RE: [Histonet] GMS and Bouin's fixation

From:"Lee & Peggy Wenk"

The reasoning sounds right to me.

I might suggest using 0.5% periodic acid (such as in the PAS stain) for 5-10
minutes as the oxidizer for the GMS stain, instead of the chromic acid.
Since the picric acid has started the carbohydrate oxidation, and the
chromic acid is then overoxidizing the remaining carbohydrates, then using a
mild oxidizer such as periodic acid might do the trick. Usually, periodic
acid is NOT used in the GMS stain, as not enough background is overoxidized.

The PASM/Jones stain used to demonstrate basement membranes in kidney
biopsies is the same silver methenamine solution as in the GMS, but periodic
acid is used instead of chromic acid. Our kidney biopsies are fixed in DB,
which is an alcoholic-Bouins, which does contain picric acid. But the
PASM/Jones stain continues to demonstrate basement membrane. If a GMS is
done on the kidney biopsy, the basement membrane is not demonstrated.

So I think using 0.5% periodic acid for 5-10 minutes, rinsing in d. water,
and then going into the GMS methenamine silver solution should work.

Peggy A. Wenk, HTL(ASC)SLS
William Beaumont Hospital
Royal Oak, MI 48073

-----Original Message-----
[] On Behalf Of Paul
Sent: Saturday, February 16, 2008 2:53 AM
To:; HistoNet Server
Subject: [Histonet] GMS and Bouin's fixation

Hi Alice,

Logically, there may be a conflict between fixing tissues in Bouin's and
successful demonstration of fungi using a methemamine silver technique. 
This is my reasoning:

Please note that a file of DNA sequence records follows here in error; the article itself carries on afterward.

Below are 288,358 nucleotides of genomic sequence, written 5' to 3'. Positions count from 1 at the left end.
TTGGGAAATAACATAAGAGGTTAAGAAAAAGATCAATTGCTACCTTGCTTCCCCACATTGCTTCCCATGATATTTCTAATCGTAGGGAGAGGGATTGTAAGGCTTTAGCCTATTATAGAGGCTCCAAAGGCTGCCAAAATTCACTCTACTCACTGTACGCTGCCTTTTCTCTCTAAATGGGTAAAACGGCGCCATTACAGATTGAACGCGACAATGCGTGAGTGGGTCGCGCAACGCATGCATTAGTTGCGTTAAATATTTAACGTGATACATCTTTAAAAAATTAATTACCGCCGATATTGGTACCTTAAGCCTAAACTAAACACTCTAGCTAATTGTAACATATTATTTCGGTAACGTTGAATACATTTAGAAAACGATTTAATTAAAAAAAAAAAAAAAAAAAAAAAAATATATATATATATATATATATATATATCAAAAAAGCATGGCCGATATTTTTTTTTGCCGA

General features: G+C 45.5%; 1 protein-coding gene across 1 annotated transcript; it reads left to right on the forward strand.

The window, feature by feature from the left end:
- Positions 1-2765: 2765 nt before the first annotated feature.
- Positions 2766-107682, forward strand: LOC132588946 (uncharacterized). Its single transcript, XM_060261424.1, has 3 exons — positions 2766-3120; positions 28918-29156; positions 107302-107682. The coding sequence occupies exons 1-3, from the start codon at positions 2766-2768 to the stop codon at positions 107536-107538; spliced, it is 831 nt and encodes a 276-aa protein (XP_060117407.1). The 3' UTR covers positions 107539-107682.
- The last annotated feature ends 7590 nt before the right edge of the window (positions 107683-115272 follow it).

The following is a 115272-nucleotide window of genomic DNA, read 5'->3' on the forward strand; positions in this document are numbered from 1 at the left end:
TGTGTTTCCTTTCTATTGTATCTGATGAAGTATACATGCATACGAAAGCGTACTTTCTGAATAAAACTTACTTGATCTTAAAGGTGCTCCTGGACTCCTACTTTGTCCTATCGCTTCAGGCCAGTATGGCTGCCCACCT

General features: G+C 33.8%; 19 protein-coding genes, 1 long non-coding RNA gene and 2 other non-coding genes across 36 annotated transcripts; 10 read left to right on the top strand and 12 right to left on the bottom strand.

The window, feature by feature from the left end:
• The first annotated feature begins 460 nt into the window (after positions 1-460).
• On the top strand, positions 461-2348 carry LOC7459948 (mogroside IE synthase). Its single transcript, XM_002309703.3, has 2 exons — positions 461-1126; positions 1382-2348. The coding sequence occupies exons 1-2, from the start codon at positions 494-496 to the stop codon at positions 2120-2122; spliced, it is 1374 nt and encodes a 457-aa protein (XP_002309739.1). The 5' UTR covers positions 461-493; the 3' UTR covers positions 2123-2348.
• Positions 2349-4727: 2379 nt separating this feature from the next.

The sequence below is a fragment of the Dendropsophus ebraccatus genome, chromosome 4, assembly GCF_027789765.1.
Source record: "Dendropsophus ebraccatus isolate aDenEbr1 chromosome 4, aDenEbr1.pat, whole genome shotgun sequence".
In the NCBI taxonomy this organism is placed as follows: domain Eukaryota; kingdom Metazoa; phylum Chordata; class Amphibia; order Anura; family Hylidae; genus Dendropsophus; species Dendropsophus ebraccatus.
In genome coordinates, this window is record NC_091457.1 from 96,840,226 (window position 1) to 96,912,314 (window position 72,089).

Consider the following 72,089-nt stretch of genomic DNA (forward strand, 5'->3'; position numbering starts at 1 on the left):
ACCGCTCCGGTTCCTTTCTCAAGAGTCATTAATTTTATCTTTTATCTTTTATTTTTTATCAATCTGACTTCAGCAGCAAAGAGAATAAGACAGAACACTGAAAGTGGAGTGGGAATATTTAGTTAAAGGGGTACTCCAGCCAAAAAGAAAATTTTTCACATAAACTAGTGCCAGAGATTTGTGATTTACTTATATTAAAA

Bouin has long been the recommended fixative for glycogen and proteoglygans
which are best demonstrated by the PAS reaction. In the PAS, carbohydrate
groups are oxidised by periodic acid to form aldehydes, which in turn react
with Schiff reagent to produce the magenta colour. Periodic acid, as a 1%
solution at room temperature, will oxidize these groups only as far as the
aldehyde stage.

The methenamine silver is essentially a modification of that same concept,
but using chromic acid and an unstable silver solution in place of the
periodic acid and Schiff reagent. In the methenamine silver technique, the
carbohydrates in the capsule surrounding the fungal elements are oxidized to
form aldehydes which reduce the silver solution to produce visible deposits
of silver. Prolonged treatment with chromic acid will over-oxidize the
carbohydrates to carboxyl groups which are non-reactive with the silver

There may well be a reaction between the picric acid in Bouin's fixative and
carbohydrates. Picric acid is a potent oxidizer and may begin the oxidation
of the carbohydrate groups in the fungal capsule. When the sections are
further oxidized by chromic acid, the fungal walls become over-oxidized and
form non-reactive carboxyl groups.
It may be worth trying a much shorter chromic acid treatment on Bouin's
fixed tissues to see if this will leave the carbohydrates in the fungi at
the aldehyde stage.

Most methenamine silver techniques suggest a 60 minutes treatment in 5%
chromic acid at room temperature. In the case of Bouin-fixed tissues, I
would suggest running a trial using a range of chromic acid times from 10-40
minutes to see if the fungi are still reactive with one of the shorter
oxidation times.

I would be very interested to know if this solves your problem.

Paul Bradbury
Kamloops, BC
Canada wrote:
> Hello all, has anyone ever experienced Bouin's fixed tissue?preventing 
> the methenamine from staining fungus?? Thank you,
> Alice Neumann MD
> Western Wyoming Pathology
> Jackson, WY 83001
> Cell: 307-413-4042
> Work: 307-733-6418
> Home: 307-734-4410
> Fax: 307-734-0885
> ______________________________________________________________________
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